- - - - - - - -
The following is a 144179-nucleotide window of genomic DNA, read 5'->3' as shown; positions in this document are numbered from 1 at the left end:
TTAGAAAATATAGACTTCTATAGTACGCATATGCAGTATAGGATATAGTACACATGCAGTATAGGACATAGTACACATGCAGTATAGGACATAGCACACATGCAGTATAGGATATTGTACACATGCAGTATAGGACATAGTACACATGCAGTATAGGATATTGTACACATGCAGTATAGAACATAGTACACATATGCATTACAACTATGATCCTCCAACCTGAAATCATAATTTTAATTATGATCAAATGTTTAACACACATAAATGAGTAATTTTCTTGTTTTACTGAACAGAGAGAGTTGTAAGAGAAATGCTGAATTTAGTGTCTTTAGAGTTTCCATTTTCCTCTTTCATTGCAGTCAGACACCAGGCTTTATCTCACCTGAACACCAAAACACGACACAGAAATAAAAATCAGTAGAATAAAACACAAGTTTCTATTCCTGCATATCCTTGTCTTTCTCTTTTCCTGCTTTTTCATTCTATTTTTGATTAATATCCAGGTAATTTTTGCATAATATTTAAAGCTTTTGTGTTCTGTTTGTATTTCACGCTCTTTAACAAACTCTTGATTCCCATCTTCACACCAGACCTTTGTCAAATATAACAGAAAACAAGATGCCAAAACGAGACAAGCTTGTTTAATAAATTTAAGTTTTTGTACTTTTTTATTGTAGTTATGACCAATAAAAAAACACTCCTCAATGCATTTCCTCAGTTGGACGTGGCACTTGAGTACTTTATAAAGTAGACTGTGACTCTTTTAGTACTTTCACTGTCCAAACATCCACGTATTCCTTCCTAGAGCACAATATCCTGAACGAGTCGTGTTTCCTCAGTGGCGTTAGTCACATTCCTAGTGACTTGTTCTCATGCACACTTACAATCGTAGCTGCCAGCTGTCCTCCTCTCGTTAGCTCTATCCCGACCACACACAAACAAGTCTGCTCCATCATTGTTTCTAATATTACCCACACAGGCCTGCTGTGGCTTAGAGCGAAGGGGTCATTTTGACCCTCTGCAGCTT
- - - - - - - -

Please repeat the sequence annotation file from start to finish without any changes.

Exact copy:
The following is a 144179-nucleotide window of genomic DNA, read 5'->3' as shown; positions in this document are numbered from 1 at the left end:
TTAGAAAATATAGACTTCTATAGTACGCATATGCAGTATAGGATATAGTACACATGCAGTATAGGACATAGTACACATGCAGTATAGGACATAGCACACATGCAGTATAGGATATTGTACACATGCAGTATAGGACATAGTACACATGCAGTATAGGATATTGTACACATGCAGTATAGAACATAGTACACATATGCATTACAACTATGATCCTCCAACCTGAAATCATAATTTTAATTATGATCAAATGTTTAACACACATAAATGAGTAATTTTCTTGTTTTACTGAACAGAGAGAGTTGTAAGAGAAATGCTGAATTTAGTGTCTTTAGAGTTTCCATTTTCCTCTTTCATTGCAGTCAGACACCAGGCTTTATCTCACCTGAACACCAAAACACGACACAGAAATAAAAATCAGTAGAATAAAACACAAGTTTCTATTCCTGCATATCCTTGTCTTTCTCTTTTCCTGCTTTTTCATTCTATTTTTGATTAATATCCAGGTAATTTTTGCATAATATTTAAAGCTTTTGTGTTCTGTTTGTATTTCACGCTCTTTAACAAACTCTTGATTCCCATCTTCACACCAGACCTTTGTCAAATATAACAGAAAACAAGATGCCAAAACGAGACAAGCTTGTTTAATAAATTTAAGTTTTTGTACTTTTTTATTGTAGTTATGACCAATAAAAAAACACTCCTCAATGCATTTCCTCAGTTGGACGTGGCACTTGAGTACTTTATAAAGTAGACTGTGACTCTTTTAGTACTTTCACTGTCCAAACATCCACGTATTCCTTCCTAGAGCACAATATCCTGAACGAGTCGTGTTTCCTCAGTGGCGTTAGTCACATTCCTAGTGACTTGTTCTCATGCACACTTACAATCGTAGCTGCCAGCTGTCCTCCTCTCGTTAGCTCTATCCCGACCACACACAAACAAGTCTGCTCCATCATTGTTTCTAATATTACCCACACAGGCCTGCTGTGGCTTAGAGCGAAGGGGTCATTTTGACCCTCTGCAGCTT